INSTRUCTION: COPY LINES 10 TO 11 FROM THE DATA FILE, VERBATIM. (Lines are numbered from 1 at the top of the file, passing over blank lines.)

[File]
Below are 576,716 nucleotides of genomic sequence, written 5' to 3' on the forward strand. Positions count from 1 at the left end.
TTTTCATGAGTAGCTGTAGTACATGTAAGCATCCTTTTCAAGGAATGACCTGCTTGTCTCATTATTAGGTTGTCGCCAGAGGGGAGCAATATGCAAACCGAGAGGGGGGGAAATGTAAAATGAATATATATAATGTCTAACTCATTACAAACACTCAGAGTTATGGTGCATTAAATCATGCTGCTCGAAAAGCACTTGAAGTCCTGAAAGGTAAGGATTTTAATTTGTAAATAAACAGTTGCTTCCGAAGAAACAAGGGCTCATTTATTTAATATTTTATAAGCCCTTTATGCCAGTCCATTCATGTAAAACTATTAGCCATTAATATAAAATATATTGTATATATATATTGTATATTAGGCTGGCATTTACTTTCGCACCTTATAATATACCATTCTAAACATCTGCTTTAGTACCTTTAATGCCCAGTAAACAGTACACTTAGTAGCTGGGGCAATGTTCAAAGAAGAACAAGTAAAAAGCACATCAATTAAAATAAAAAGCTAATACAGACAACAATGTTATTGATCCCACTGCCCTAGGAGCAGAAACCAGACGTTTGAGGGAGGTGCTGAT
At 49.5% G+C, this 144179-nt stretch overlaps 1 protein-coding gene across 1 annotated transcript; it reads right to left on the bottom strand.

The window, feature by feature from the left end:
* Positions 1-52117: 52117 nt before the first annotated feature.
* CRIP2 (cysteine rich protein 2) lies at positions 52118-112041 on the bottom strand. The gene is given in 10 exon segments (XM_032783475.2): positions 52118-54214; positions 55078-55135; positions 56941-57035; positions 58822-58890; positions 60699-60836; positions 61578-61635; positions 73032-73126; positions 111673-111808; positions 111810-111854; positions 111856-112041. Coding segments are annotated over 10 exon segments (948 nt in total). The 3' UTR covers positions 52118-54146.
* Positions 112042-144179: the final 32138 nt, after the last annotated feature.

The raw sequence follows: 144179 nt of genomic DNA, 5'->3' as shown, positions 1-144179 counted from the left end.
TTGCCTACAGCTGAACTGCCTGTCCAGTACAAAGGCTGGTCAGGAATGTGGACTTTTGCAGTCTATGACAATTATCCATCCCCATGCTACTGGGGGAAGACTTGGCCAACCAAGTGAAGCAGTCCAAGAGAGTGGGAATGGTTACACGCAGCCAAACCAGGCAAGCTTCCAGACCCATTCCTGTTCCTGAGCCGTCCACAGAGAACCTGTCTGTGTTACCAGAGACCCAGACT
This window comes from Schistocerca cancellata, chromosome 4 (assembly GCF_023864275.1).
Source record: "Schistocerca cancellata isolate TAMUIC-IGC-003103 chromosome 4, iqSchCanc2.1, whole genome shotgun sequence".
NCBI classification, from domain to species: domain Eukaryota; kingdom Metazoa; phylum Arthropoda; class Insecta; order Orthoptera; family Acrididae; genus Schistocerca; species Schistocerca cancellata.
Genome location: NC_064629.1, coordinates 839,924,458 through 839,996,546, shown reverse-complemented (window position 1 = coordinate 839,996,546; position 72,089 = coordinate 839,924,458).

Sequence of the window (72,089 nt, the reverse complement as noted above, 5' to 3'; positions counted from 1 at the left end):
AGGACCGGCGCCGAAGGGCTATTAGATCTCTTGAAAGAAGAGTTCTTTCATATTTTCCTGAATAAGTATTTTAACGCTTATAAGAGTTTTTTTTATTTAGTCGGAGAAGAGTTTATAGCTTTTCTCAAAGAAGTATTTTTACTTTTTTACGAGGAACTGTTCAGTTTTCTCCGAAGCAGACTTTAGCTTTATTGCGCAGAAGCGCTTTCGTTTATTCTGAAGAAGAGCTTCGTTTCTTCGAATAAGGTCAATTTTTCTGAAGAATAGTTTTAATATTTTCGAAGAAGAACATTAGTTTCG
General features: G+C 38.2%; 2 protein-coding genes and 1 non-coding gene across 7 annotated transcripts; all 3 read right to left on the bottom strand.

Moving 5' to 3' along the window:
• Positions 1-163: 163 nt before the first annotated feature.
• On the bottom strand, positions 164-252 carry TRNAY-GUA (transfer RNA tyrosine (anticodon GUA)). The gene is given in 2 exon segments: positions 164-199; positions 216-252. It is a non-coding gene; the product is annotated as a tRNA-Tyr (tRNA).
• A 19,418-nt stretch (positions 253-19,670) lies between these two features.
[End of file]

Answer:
This window comes from Schistocerca cancellata, chromosome 4 (assembly GCF_023864275.1).
Source record: "Schistocerca cancellata isolate TAMUIC-IGC-003103 chromosome 4, iqSchCanc2.1, whole genome shotgun sequence".